As far as characterization, that concludes the entire movie.  We get a brief moment at the end where Stone stands up on the beach, somewhere on Earth and walks away.  This seems more a statement of survival than anything more profound.  In fact, the character of Doctor Stone doesn’t really seem to draw any closure.  She survives, which closes out the plot, but we don’t have any way to see what she has become, or even if she has changed at all.  What will drive her, after her survival, what will she do and who will she become afterwards?  These question remain unanswered, which, as a viewer I would find supremely irritating… except I really didn’t care at that point.  Stone was just the point of view for the ride, and I could walk away without any of those questions being answered.

Hopefully my fellow writers can take away some lessons from this.  I know I did, the biggest being that if you create a character that doesn’t care about themselves… your audience wont either.  That doesn’t necessarily mean it will be a disaster, but the rest of your product, book, movie or game, will have to make up for that in other areas.

Guest Free Sample!

Everyone loves free stuff, right?  Author Leo Champion graces us with a sample from around the middle of his book Legion.  If you haven’t read it… it’s a hell of a book.  Check it out.

What the hell is this all about? Mullins thought, as Sergeant Alonzo led his group out of the passenger section of the terminal and into the truck-freight handling area. Past loading docks, swinging winches, a forklift. A couple of stevodores stood smoking on one loading dock.

A little bit later, they passed a crew busily moving grey plastic tote boxes from the back of a truck to a conveyor belt.

They weren’t going to help unload some freight shuttle. That was obvious.

This isn’t some shady black-market thing, is it?

It certainly seemed like it.

This seems shady as absolute hell. I don’t want to be sent to a Black Gang within a day of my first deployment!

Alonzo led them into an alley, where four covered five-ton trucks sat. They were grey, with dark-green covers over their cargo beds. ‘US Army’ was stenciled in black letters on each door, above a large five-pointed star. Army markings were on the covers, too.

“Alright, you boys,” Alonzo said. “By now you’ve figured – some of you have, anyhow – that what we’re doing is a little bit sketchy. Don’t worry – nobody’s going to wind up in a Black Gang because of this. If we get caught, the Army is going to whine and send us to Division HQ for discipline. Where a big noise will be made, and we’ll all get publicly chewed out, and then our officers will wink and tell us to look appropriately sad for a while. OK?”

“Sergeant,” said a man from Third Platoon called Johnson, “exactly what are we going to be doing?”

“Well, boys, I may as well give you the details. Officially, as far as you all are concerned, it’s a work detail. We’re going to be moving freight, just like I said to the LT.”

“And unofficially, sergeant?”

There were nods and murmurs from the rest of the group, including Mullins.

“Unofficially, we’re going to be moving freight between different branches of the US military. The Army just received a shipment of goodies. Techno-toys that they’re not going to put to use anyway. The Legion, as you may have heard, is under-funded and under-supplied. One way that we make up for this problem is by borrowing equipment from the other service branches.”

“So we’re going to be stealing Army stuff for the Legion,” said Andrews.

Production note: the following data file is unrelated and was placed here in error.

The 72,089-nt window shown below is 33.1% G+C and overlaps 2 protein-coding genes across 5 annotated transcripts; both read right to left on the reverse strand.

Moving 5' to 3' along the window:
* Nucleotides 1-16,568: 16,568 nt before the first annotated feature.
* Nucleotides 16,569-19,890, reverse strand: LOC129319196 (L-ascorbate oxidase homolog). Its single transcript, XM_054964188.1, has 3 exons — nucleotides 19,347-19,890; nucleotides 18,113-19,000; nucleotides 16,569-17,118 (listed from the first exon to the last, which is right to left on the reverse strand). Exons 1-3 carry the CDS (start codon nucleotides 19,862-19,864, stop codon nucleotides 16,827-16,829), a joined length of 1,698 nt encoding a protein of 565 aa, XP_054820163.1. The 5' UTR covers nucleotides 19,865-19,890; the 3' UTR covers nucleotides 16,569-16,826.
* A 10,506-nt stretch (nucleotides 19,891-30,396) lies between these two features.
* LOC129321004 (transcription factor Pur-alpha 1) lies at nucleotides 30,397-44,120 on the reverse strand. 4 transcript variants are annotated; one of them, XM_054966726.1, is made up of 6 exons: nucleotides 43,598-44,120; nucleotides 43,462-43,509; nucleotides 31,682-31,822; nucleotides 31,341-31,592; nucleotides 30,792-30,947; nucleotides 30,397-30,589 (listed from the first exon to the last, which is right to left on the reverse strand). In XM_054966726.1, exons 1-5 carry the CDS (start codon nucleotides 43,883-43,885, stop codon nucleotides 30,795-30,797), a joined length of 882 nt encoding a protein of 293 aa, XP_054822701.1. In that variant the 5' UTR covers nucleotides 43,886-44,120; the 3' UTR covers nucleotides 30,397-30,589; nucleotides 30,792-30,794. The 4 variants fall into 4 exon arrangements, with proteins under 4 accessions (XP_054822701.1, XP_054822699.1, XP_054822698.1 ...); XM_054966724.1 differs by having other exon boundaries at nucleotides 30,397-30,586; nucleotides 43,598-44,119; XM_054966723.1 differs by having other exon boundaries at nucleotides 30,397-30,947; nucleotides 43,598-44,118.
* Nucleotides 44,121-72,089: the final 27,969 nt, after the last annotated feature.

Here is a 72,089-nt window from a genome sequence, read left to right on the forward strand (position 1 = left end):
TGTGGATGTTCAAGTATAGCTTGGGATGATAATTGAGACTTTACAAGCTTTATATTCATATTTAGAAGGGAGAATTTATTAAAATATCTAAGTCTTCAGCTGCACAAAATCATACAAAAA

“‘Stealing’, Private, is such a prejudiced word. Yes.”

A more serious look came onto Alonzo’s face.

“I assure you men that not a penny’s worth of this stuff is going to wind up on the black market. I’m not, and none of you are, going to get anything personally out of this job. Army quartermasters sell shit to Buddy on the side, and don’t fucking get me started on the local CGs. Ninety percent of this stuff is going to Fourth Battalion’s S-4, and it might save some of your lives. The rest goes to Division G-4 in exchange for the loan of these trucks. Either way, it stays within the US military. It’s just going to the guys who’re going to get the most use out of it. Understood?”

There were nods and murmurs.

“Now, boys, in the back of the trucks you’ll find US Army PT uniforms. T-shirts and running pants. Change into them – we’re a loading party come to pick some of this stuff up.”

“Won’t they ask for paperwork or something?” asked a man from Fifth called Vai’id.

Alonzo produced what looked like a snub-nosed yellow pistol. A taser.

“This is our paperwork,” he said. “Any questions?”

“I have one,” said Andrews. “Sergeant, you picked a bunch of total fish for this. Why’d you pick us when there’s a division and a brigade HQ in this town?”

“Good one,” said Alonzo. “I took Fourth Battalion, Fourth Brigade men because this is a Fourth Battalion, Fourth Brigade operation. If I went to Division or First Brigade for bodies, they’d take most of the loot and only give One-Four-Four a piece of it. And not necessarily a big piece.”

“So why aren’t they doing it themselves?”

Alonzo smirked.

“This shipment just came in a few hours ago. Theydon’t know about it yet. By tomorrow, they’ll know. By tomorrow, we’ll be in Roanoke.”

“Surely the Army’s going to know we did it,” said another man.

“Sure they will,” said Alonzo. “Proving it’s another story. And getting it back is right out of the question. This happens all the damn time, and so far as I’m concerned it’s the Army’s fault for not guarding their shit properly.”

 

 

Mullins rode on the center seat of the lead truck’s cab. Alonzo, who wore a dress shirt with first lieutenant’s bars, rode shotgun. Andrews was driving.

This could get us into some serious trouble, he thought. It’s theft, by any other name.